The Fillmore; San Francisco, CA
So, this is where it all started?
It’s impossible not to ask such a question when you’re staring at enormous photos of Ken Kesey and The Dead, iconic sparkling chandeliers, and, literally, hundreds of astonishingly trippy concert posters of significant 60s musical artists at San Francisco’s historical Fillmore Auditorium. Obviously my first time at the venue, I can’t stop walking around the polished wood floor, imagining all the crazy shit that took place over the years. And yet, knowing I’m about to witness one of the most quintessential bands of my generation, I wouldn’t trade this moment for that of any Fillmore hippie — present or past.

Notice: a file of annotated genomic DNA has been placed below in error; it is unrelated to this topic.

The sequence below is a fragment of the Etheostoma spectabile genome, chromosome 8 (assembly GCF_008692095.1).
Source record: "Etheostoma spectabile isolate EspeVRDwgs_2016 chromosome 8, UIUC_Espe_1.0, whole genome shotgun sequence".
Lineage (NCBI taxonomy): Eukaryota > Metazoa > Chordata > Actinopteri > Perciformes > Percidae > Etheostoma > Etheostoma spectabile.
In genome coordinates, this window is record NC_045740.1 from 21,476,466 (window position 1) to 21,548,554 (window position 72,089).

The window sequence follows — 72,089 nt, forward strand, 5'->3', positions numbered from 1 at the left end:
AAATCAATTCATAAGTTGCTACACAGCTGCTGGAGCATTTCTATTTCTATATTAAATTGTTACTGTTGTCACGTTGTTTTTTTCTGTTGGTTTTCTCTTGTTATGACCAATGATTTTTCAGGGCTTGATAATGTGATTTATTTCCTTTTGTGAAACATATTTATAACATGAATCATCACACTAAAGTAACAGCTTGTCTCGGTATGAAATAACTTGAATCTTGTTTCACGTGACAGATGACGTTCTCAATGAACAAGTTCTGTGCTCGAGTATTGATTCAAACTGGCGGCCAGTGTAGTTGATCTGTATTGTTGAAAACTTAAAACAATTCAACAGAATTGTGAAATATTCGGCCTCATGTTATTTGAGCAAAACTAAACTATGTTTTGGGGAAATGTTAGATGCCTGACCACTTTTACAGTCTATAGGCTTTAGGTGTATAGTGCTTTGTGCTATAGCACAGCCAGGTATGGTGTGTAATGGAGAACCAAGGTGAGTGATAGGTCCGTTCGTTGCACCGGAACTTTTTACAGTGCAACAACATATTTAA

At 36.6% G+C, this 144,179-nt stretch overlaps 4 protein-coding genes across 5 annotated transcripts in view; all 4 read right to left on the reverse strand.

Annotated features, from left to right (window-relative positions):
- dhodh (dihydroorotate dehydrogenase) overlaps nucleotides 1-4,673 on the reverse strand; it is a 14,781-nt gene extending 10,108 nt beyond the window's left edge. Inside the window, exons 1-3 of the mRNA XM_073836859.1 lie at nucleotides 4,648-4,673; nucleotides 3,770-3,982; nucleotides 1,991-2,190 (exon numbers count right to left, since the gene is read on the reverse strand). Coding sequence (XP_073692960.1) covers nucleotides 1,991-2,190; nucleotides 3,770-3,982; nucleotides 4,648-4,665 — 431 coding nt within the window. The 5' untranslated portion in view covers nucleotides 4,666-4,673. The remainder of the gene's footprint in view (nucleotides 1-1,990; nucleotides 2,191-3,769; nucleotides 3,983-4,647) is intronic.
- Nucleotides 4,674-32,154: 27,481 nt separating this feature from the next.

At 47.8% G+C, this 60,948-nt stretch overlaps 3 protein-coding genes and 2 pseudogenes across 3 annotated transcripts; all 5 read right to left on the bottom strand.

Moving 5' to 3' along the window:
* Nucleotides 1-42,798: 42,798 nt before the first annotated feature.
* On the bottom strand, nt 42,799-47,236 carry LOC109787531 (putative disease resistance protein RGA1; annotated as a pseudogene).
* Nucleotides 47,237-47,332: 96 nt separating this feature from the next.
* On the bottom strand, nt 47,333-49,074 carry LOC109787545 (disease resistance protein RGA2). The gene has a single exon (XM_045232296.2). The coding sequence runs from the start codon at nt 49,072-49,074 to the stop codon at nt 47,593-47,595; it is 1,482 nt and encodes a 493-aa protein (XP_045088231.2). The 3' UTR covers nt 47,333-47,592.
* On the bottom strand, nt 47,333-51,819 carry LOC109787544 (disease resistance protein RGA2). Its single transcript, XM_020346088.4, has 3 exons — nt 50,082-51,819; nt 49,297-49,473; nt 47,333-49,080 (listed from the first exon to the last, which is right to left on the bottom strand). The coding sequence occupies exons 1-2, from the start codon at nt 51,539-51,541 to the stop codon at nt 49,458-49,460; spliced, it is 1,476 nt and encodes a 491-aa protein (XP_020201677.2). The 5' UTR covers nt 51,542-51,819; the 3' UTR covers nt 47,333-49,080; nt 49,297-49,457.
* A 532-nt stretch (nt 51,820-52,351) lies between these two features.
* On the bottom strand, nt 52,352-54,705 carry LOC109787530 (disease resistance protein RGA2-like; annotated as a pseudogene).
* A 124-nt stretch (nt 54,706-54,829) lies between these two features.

Upstairs, amid the enormous pastiche of Joplin, Airplane, and Hendrix memorabilia, sits a fat, white-bearded old man plunking on drums and howl-chanting into a reverb-soaked mic. He’s backed by a mad-scientist character who feverishly cranks knobs, detuning his Korg while an electric bassist scratches out the melody to “Shortin’ Bread.” It’s like some bizarre, psychedelic ghosting ritual.
It isn’t long before 19-year-old Floridian ghetto-star rapper Dominique Young Unique — quite possibly the most in-your-face, confrontational opener I’ve ever seen — takes the stage in full command. With a skirt shorter than William Henry Harrison’s presidency, flawlessly “good hair” tosses, and ultra-dirty, near-unspeakable lyrics, Ms. Unique not only loosens up the crowd in a major way but drops some seriously killer rhymes. “What about me, Miss Unique!?” she hollers over a heavy flux-groove. I seriously doubt I’m the only one thinking, “Who, me?! I didn’t say shit about you, Ms. Unique! I swear! I didn’t say shit!”